But don't worry; you'll know when to laugh, as even the recording crew is giggling along.

What do the Brits have to say about all this?

Surprising to most Germans – who consider the skit quintessential British humour – hardly anyone in Britain knows it even exists. And for those who do, the significance it has for the Germans and the place it holds in their hearts is rather perplexing.

Oh, what was that with the butler getting lucky?

Right, in the last scene, Miss Sophie gets ready for bed and calls over her shoulder for James one last time while climbing up the staircase to her bedroom. He slurs: "The same procedure as last year?" and Miss Sophie answers "The same procedure as every year." With James promising he'll do his best "as every year," they both go upstairs together.

Dinner for One can be viewed on the ARD's regional television affiliates throughout New Year's Eve. For a listing, search here here.

For more stories about Germany, join us on Facebook and Twitter

Kerstin von Glowacki (news@thelocal.de)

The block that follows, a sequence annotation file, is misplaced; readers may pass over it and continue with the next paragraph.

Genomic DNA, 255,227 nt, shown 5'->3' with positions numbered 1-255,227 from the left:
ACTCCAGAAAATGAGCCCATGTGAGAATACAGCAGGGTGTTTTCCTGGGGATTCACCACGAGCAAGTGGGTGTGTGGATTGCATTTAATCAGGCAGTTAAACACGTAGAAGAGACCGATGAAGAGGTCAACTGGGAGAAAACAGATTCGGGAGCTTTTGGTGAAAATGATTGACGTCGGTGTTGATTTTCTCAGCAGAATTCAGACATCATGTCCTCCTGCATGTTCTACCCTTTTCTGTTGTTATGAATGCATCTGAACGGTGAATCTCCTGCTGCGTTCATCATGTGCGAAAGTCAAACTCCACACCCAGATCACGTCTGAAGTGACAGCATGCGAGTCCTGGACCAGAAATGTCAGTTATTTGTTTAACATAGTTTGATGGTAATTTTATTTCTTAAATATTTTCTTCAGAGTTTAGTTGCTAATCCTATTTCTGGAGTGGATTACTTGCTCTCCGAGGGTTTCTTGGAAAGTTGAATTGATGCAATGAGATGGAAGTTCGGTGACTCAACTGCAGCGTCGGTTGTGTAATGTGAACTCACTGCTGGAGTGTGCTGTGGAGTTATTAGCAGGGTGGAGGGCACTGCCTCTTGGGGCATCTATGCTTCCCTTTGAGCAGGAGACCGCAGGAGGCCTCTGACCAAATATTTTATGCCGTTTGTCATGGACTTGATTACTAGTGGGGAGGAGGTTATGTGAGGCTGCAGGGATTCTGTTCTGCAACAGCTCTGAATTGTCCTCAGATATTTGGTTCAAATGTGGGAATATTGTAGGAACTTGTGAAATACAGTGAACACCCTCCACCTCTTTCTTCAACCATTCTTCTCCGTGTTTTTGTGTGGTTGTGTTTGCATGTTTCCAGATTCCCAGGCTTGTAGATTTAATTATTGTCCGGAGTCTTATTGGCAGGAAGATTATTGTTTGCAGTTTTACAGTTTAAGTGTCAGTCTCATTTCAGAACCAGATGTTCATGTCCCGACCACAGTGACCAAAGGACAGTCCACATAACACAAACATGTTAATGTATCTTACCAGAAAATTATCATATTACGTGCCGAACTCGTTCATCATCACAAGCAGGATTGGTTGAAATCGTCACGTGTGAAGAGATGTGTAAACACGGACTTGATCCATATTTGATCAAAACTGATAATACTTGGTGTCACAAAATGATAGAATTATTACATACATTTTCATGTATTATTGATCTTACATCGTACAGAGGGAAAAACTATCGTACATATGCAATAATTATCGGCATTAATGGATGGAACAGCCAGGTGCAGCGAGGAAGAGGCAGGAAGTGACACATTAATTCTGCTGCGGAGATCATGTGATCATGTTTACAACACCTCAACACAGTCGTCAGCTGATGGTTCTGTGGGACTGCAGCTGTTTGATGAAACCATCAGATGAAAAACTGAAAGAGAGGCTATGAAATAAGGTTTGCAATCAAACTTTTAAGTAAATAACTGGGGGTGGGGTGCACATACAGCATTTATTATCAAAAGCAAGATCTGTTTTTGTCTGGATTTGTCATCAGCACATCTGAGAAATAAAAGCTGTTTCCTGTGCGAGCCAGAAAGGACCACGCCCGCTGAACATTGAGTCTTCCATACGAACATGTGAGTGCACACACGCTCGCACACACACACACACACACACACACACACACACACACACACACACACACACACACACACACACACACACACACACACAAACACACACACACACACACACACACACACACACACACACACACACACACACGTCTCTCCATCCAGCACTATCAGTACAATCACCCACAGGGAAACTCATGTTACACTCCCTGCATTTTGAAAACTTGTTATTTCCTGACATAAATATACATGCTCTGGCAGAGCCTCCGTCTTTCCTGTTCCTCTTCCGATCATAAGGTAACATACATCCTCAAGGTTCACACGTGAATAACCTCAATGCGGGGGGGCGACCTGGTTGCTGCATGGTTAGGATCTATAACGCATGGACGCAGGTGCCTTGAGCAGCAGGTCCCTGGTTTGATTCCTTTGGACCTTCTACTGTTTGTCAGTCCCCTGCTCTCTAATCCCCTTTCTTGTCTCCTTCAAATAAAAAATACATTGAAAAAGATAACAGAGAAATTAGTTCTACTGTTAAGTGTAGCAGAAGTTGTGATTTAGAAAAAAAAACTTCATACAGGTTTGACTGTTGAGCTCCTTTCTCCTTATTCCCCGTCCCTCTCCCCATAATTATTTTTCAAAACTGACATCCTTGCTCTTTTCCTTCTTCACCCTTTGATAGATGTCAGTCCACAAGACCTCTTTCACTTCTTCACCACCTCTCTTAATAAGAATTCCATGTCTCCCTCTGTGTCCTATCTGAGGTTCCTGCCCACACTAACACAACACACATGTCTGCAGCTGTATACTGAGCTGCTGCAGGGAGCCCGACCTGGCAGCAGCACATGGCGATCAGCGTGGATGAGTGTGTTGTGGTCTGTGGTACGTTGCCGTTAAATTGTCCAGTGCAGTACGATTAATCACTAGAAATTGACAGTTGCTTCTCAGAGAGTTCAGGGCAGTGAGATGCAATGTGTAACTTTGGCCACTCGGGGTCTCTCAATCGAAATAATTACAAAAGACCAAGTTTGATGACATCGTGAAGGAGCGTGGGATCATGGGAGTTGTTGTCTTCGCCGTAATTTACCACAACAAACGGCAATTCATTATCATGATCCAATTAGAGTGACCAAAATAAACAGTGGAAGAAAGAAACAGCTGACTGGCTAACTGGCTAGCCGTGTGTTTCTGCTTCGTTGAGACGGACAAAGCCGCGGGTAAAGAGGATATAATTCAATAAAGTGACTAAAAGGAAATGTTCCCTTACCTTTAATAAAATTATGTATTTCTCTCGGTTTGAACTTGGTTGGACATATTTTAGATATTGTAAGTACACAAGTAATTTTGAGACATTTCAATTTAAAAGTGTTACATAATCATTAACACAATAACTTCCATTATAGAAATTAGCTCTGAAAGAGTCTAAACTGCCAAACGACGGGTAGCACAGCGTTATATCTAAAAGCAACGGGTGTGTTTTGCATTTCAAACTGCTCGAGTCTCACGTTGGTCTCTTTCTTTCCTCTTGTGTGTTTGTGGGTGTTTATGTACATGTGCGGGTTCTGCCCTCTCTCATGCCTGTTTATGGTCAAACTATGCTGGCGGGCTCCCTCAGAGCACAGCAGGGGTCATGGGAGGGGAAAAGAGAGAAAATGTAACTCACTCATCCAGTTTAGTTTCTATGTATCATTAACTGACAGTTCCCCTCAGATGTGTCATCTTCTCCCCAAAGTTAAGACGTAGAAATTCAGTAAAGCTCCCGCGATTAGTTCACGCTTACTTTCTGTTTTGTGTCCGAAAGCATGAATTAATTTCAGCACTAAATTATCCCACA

Your comments about this article

Today's headlines
Migrant wounded in German police shooting
Photo: DPA

Migrant wounded in German police shooting

A Guinean migrant who caused a brawl in a home for asylum seekers in Germany was shot and seriously wounded by police, local media reported. READ  

July asylum applications hit 'all-time record'
An asylum seeker reception centre in Trier. Photo: DPA

July asylum applications hit 'all-time record'

More people applied for asylum in Germany in July than in any previous month on record, the Ministry for Immigration and Refugees announced on Friday. READ  

This Week in History
The 1,000s of Germans massacred after WWII
Germans fleeing from eastern Europe after the Second World War. Photo: Wikimedia Commons

The 1,000s of Germans massacred after WWII

Seventy years ago on Friday, a munitions depot exploded in the Czechoslovakian town of Ústí nad Labem. For the thousands of Sudeten Germans who lived in the town, the event was a death sentence. READ  

Minister seeks to rid laws of 'Nazi language'
In the center, Nazi lawyer Roland Freisler, who wrote laws that are partially still in existence today. Photo: German Federal Archive / Wikimedia Commons.

Minister seeks to rid laws of 'Nazi language'

Germany has made great efforts to purge legal system of remnants of Adolf Hitler's regime, but some laws still bear traces of the Nazi past. The Justice Minister wants to change this. READ  

Treason investigation of Netzpolitik halted
Netzpolitik published documents outlining the internal spy agency BfV's spy programmes and budget. Photo: DPA